Jeb Bladine: Frustrating search for available house

A local family with five kids is trying anxiously to find housing.

Members have a month to avoid becoming unwilling campers at a relative’s home. The parents still have faith something will surface, but three months of unsuccessful searching takes a toll.

It’s not a matter of money, thanks to jobs and approved housing assistance. They have a recent history as responsible renters who take care of property. They have had to overcome significant challenges to keep a blended family together. All that’s missing from this story is a house.

One potential landlord refused their application, saying he won’t rent to someone in the government Section 8 voucher program. That’s illegal in Oregon, but as you might imagine, the family doesn’t have time or means to dive into a legal battle.

Despite rising above personal problems from years ago, their history returned to bite when they struck out with a property management company that controls a great deal of local rental housing.

The Housing Authority of Yamhill County has a noble mission: “To provide the opportunity for decent, safe, and affordable housing to individuals and families in our community and opportunities to position themselves for success.”

The nonprofit HAYC, which coordinates with the Yamhill County Affordable Housing Corporation and Yamhill Housing Resources Center, serves about 2,000 local families. HAYC  does a great job helping people with rental costs, but they have to find available housing to qualify for agency assistance.

One longtime HAYC case manager sadly described the alarming local shortage of affordable rental housing. That situation extends throughout Oregon, where in 2016 according to a recent report, “only about half of all renter households were able to reasonably afford their rent and utilities.”

Homelessness is a prominent topic in McMinnville, but far more people are burdened by lack of available and/or affordable housing. It’s one thing to sacrifice other life needs in order to pay housing costs; it’s something else to have reasonable resources but no access to acceptable lodging.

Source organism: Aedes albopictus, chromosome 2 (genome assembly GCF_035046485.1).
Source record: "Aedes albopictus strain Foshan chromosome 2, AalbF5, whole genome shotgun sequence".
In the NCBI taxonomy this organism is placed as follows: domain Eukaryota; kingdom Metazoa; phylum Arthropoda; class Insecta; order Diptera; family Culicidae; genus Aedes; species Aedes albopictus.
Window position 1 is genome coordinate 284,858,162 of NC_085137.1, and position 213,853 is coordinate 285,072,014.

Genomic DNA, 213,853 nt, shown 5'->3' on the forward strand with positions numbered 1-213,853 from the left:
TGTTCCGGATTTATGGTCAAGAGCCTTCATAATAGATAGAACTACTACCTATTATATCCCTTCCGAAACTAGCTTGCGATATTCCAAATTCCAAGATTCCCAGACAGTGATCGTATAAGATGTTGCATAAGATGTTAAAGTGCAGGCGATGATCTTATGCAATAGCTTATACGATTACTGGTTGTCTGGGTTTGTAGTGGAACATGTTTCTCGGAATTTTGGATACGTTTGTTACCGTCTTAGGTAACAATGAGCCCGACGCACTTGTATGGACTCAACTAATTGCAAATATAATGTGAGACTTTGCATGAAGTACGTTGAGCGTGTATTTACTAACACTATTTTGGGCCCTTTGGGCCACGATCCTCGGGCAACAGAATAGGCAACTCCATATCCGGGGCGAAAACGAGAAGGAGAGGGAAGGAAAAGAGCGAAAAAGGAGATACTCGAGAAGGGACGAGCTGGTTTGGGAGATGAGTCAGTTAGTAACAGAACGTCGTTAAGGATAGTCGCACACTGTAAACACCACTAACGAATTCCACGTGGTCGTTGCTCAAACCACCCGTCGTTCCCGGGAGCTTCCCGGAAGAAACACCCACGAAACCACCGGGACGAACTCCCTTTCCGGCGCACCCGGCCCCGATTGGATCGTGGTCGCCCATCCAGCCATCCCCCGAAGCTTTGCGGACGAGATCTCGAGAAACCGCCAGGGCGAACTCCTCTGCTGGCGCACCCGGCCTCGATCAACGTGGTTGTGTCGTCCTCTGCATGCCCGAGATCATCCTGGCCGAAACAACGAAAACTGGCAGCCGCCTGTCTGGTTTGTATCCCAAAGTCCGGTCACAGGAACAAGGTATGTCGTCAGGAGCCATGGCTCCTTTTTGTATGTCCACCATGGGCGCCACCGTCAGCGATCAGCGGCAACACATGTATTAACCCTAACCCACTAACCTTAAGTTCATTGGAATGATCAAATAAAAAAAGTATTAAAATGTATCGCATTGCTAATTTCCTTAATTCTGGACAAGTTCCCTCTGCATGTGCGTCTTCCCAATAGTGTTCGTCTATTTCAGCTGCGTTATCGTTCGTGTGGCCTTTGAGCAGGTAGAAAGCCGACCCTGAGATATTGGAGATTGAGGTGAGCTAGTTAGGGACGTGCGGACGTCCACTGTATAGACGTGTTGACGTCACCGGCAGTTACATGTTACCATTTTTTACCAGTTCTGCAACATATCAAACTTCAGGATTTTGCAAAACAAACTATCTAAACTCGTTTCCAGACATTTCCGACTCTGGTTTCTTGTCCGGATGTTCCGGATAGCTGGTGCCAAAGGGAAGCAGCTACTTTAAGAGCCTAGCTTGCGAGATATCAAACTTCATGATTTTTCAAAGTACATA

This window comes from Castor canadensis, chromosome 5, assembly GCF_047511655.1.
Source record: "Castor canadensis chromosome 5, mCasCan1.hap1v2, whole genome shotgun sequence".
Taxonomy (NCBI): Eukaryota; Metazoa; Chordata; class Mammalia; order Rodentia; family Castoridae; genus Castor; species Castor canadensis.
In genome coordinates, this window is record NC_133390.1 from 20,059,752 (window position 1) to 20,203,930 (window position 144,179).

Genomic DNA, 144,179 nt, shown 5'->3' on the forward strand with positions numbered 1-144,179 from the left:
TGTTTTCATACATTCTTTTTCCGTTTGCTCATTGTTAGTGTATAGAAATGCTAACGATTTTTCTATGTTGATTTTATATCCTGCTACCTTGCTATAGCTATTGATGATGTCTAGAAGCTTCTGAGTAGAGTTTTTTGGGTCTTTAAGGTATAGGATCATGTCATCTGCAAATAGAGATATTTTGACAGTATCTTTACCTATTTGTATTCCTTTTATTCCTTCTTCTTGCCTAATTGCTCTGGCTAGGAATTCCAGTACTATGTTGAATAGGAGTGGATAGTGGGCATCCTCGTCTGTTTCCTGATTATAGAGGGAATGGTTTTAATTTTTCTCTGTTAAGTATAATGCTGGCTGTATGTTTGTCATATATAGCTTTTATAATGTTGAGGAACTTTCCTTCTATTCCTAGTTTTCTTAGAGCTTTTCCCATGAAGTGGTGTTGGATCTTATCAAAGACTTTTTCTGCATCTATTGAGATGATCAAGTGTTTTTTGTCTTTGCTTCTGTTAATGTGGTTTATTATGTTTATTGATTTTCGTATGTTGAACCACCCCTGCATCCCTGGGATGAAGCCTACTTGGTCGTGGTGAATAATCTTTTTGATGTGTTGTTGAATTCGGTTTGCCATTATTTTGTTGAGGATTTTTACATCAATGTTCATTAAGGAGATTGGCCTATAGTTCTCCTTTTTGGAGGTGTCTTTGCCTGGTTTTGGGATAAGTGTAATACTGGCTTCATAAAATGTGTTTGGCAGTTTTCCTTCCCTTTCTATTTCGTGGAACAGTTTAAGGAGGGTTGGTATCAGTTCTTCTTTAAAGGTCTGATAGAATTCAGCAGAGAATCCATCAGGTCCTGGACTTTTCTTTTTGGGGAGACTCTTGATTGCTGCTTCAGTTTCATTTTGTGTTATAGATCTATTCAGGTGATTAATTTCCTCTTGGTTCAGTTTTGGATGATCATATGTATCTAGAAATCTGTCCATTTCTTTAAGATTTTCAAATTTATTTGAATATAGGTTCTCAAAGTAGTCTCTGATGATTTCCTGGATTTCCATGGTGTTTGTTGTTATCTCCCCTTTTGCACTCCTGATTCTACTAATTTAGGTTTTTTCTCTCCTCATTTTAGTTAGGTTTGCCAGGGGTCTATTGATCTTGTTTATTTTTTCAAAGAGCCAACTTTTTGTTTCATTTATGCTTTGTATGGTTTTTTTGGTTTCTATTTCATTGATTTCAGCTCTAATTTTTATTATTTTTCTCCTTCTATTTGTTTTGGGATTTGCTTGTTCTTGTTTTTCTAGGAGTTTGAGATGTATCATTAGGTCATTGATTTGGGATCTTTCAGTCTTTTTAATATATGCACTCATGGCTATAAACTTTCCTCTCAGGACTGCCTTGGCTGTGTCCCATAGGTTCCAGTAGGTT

It would be great to think someone reading this would respond with a timely opportunity for this family’s housing needs. However, based on my related discussions, the chances of that are slim.

For this family — and many others — the search for affordable housing in McMinnville and elsewhere in Yamhill County represents a significant life challenge. To quote Australian comedian Jim Jefferies’ sign-off line: “I think we can all do better.”

Jeb Bladine can be reached at jbladine@newsregister.com or 503-687-1223.



Housing for any family is a problem. I think some important facts may have been left out Mr. Bladine. Making the whole situation sound a bit vanilla. Criminal histories and prior rental history have an impact on finding housing. Their is a "road" in redemption. Everyone is struggling. Even those who have had a pristine rental history. To not paint the whole picture leads people once again to take up arms against those "nasty landlords" and the "rich" who own the properties. Who pays the evil owner when people don't pay rent, leave extensive property damage, and leave loads of trash behind. Are they unable to stay where they are?


I work in Beaverton and live in Newberg. Today I went around apartment looking in Beaverton. What I found is rents in Yamhill County are almost equal to Beaverton. With the commuting hassle and gas and vehicle wear and tear considered it would probably be best to rent in Beaverton. This county used to be more affordable than “up there.” It seems that is no longer the case!

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